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New NCCN guidelines for children with cancer meet growing needs of paediatric oncology community worldwide

The National Comprehensive Cancer Network (NCCN) is debuting the NCCN Clinical Practice Guidelines in Oncology (NCCN Guidelines) for Paediatric Acute Lymphoblastic Leukemia (ALL) - the most comprehensive and up-to-date evidence-based, consensus-driven guidelines for treating children with cancer outside of a clinical trial setting.

These new NCCN Guidelines are the first of several planned to address various paediatric cancers.

“We are publishing the NCCN Guidelines for Paediatric ALL in response to a growing global need for protocols that ensure children with cancer receive the best care possible, no matter where they’re treated,” said Robert W. Carlson, MD, Chief Executive Officer, NCCN. “Thankfully, in recent years paediatric ALL has reached a very high cure rate, with almost all low-risk patients achieving long-term survival. However, that means fewer patients are being treated within the context of a clinical trial, which creates the need for treatment guidelines that set sufficient and appropriate standards for care. NCCN’s evidence-and expert-consensus-based approach, proven track record for improving outcomes, and ability to provide rapid updates, allows us to fill this void.”

ALL is a blood cancer that impacts about 2,900 people aged 21 years and younger in the United States every year.

It is the most common children’s cancer, accounting for 35% of all cancers in that age group.

Treatment typically involves multi-agent chemotherapy regimens, lasts for two-to-three years, and is comprised of four components: remission induction, consolidation, maintenance, and central nervous system-directed therapy.

Paediatric ALL is also at the forefront for innovative new approaches like targeted therapy and immunotherapy, including the first Food & Drug Administration (FDA) approval for chimeric antigen receptor (CAR) T-cell therapy.

“The cure rate for paediatric ALL in the U.S. has risen from 0% in the 1960's to nearly 90% today,” said Patrick Brown, MD, Associate Professor of Oncology and Paediatrics, Director, Paediatric Leukemia Program, The Sidney Kimmel Comprehensive Cancer Center at Johns Hopkins, Chair, NCCN Guidelines for Adult and Paediatric ALL. “This is among the most profound medical success stories in history. The NCCN Guidelines assemble today’s ‘best practices’ into one comprehensive, consensus document, based on input from experts across medical disciplines, including paediatric oncologists, radiation oncologists, bone marrow transplant physicians, infectious disease experts, and molecular pathologists.”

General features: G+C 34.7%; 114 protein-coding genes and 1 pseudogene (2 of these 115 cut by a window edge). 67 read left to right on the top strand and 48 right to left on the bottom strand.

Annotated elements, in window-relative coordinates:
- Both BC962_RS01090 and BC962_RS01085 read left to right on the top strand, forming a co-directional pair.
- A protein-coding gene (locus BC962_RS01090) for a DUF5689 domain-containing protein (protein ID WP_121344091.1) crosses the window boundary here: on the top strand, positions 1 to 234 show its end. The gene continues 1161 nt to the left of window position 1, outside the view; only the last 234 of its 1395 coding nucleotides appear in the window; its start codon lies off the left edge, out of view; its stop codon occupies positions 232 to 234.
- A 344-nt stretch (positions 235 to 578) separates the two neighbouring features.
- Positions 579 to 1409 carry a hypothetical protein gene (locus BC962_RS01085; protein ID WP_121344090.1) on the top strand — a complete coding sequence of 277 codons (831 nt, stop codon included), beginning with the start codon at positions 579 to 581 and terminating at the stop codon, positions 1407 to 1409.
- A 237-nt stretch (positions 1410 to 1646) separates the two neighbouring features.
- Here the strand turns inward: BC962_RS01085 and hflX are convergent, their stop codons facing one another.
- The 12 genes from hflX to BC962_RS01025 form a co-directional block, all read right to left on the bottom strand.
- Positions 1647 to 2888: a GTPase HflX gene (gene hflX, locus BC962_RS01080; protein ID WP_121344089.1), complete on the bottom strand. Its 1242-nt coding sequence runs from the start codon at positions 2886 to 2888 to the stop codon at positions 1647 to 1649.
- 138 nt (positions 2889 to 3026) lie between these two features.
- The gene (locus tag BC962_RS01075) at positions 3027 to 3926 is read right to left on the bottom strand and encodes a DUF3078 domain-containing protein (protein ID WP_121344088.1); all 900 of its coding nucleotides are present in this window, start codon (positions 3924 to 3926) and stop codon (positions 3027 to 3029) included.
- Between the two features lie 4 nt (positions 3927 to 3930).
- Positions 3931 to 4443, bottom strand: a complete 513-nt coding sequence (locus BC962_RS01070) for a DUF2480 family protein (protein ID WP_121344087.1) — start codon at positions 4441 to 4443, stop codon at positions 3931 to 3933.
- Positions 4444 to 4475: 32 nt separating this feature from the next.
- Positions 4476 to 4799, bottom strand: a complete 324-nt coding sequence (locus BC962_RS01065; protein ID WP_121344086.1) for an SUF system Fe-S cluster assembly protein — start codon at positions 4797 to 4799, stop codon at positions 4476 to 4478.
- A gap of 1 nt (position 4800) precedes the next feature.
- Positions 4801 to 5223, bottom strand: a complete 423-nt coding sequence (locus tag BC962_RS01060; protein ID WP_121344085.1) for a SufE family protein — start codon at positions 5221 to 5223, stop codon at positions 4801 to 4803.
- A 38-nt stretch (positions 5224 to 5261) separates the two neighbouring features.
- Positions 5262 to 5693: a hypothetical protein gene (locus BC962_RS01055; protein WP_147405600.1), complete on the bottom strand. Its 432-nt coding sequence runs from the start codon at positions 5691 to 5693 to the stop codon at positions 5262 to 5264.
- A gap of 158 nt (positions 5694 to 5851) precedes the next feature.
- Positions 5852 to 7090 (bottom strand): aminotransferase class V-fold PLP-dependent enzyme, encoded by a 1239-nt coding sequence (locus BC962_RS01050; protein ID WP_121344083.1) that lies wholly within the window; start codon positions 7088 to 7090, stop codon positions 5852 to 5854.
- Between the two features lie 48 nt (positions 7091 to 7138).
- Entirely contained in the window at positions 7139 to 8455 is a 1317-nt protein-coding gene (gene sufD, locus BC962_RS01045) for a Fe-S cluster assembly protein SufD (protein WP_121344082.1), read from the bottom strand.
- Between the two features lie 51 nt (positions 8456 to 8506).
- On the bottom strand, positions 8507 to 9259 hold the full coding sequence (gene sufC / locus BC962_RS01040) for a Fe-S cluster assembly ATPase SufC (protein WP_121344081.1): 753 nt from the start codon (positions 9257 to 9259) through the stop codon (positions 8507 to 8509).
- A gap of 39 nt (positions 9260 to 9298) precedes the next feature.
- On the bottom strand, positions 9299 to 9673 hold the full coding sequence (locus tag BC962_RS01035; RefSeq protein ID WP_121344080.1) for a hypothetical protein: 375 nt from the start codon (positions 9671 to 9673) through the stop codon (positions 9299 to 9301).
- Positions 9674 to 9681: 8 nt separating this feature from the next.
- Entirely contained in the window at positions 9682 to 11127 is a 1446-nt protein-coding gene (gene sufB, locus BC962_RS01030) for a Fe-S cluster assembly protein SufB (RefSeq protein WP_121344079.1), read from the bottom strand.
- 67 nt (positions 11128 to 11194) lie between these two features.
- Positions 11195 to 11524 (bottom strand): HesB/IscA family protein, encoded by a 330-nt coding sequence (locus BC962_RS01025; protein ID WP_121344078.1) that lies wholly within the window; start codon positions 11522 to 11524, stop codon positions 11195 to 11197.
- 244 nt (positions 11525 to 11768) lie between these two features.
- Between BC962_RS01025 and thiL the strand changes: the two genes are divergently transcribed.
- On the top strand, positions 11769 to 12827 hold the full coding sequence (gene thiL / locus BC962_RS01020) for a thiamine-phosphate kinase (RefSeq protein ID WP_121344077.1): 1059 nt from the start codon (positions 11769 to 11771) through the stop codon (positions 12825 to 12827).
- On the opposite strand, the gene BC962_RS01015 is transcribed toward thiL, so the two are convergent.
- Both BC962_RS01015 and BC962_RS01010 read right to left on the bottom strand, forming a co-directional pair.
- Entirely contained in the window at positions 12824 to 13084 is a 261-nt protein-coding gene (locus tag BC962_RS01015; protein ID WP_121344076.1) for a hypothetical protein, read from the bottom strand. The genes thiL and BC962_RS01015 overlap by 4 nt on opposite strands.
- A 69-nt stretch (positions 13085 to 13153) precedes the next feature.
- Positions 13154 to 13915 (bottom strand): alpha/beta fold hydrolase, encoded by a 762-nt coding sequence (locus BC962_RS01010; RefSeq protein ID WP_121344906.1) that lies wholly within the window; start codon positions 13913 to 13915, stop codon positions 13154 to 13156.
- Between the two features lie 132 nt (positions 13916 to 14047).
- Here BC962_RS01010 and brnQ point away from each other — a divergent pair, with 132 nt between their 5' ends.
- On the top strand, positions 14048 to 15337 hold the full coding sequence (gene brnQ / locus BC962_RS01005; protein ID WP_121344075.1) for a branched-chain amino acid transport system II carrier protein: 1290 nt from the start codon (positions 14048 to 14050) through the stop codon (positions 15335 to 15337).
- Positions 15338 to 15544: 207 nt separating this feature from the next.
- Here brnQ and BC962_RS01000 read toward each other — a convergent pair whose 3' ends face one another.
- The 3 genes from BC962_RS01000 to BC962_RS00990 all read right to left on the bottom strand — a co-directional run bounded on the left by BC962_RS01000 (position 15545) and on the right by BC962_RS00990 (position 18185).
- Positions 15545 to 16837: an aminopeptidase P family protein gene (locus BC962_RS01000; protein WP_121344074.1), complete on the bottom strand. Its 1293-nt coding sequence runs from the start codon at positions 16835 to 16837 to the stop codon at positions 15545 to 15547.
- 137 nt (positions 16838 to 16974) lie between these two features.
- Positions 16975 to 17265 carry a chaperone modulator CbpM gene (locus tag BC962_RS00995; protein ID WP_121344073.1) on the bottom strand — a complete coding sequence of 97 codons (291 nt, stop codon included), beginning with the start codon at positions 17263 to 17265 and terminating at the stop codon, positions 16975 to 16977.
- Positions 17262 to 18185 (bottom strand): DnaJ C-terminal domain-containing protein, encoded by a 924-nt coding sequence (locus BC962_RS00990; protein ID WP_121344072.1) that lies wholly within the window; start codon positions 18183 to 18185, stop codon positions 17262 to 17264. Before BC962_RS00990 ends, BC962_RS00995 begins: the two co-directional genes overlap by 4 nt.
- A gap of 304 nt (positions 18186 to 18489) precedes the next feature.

“These guidelines ensure that every child gets the highest quality treatment, even outside of a clinical trial,” said Hiroto Inaba, MD, PhD, Member, St. Jude Children's Research Hospital, Vice Chair, NCCN Guidelines for Paediatric ALL. “Our recommendations include a strong focus on supportive care, so hopefully patients will not experience severe side effects. Paediatric ALL survivors live a long time; we have to consider long-term effects as well.”

The NCCN Guidelines for Paediatric ALL span birth through adolescence and into young adulthood.

They were designed to overlap with the NCCN Guidelines for Adult ALL, and harmonise treatment approaches for patients in the overlapping age rage.

The recommendations are categorised by risk level, which can also be age-related; with the highest risk associated with those diagnosed within the first 12 months of life or between the ages 10 and 21 years old.

“One unique and useful component of these guidelines is the identification of vulnerable populations, and assembling the best supportive care advice for them,” explained Dr. Brown. “Patients with Down syndrome and very young infants, for example, face particular challenges that we address.”

NCCN plans to continue growing the library of NCCN Guidelines for paediatric cancers, until they address at least 90% of all incident childhood cancers.

Up next will be NCCN Guidelines for Paediatric Burkitt Lymphoma, which will be published before the end of 2019.

NCCN has also begun assembling panels for Paediatric Wilms Tumour and Paediatric Hodgkin Lymphoma.

There are also plans to adapt the NCCN Guidelines for Paediatric ALL into NCCN Harmonised Guidelines and NCCN Framework for Resource Stratification of NCCN Guidelines (NCCN Framework) for low- and middle-income countries to provide direction for effective management even when resources are limited.

In these settings, having established care standards can make the difference between life and death.

“We know that many, many children can be cured with inexpensive and widely-available therapies,” said Dr. Brown. “With the increasing global reach of the NCCN Guidelines, we can really pave the way for increasing the cure rates throughout the world.”

“In places where resources are limited, oncologists need to know they are using the available options optimally. Our plans for resource-stratified versions of the NCCN Guidelines for Paediatric ALL will provide the information they need to make the right call,” said Dr. Carlson. “Experts from among the best children’s hospitals in the world are represented on our panels. Families can be reassured that children who are treated according to the NCCN Guidelines are getting the very best care available.”

Source: National Comprehensive Cancer Network

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European Cancer Organisation European Institute of Oncology

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ecancer Global Foundation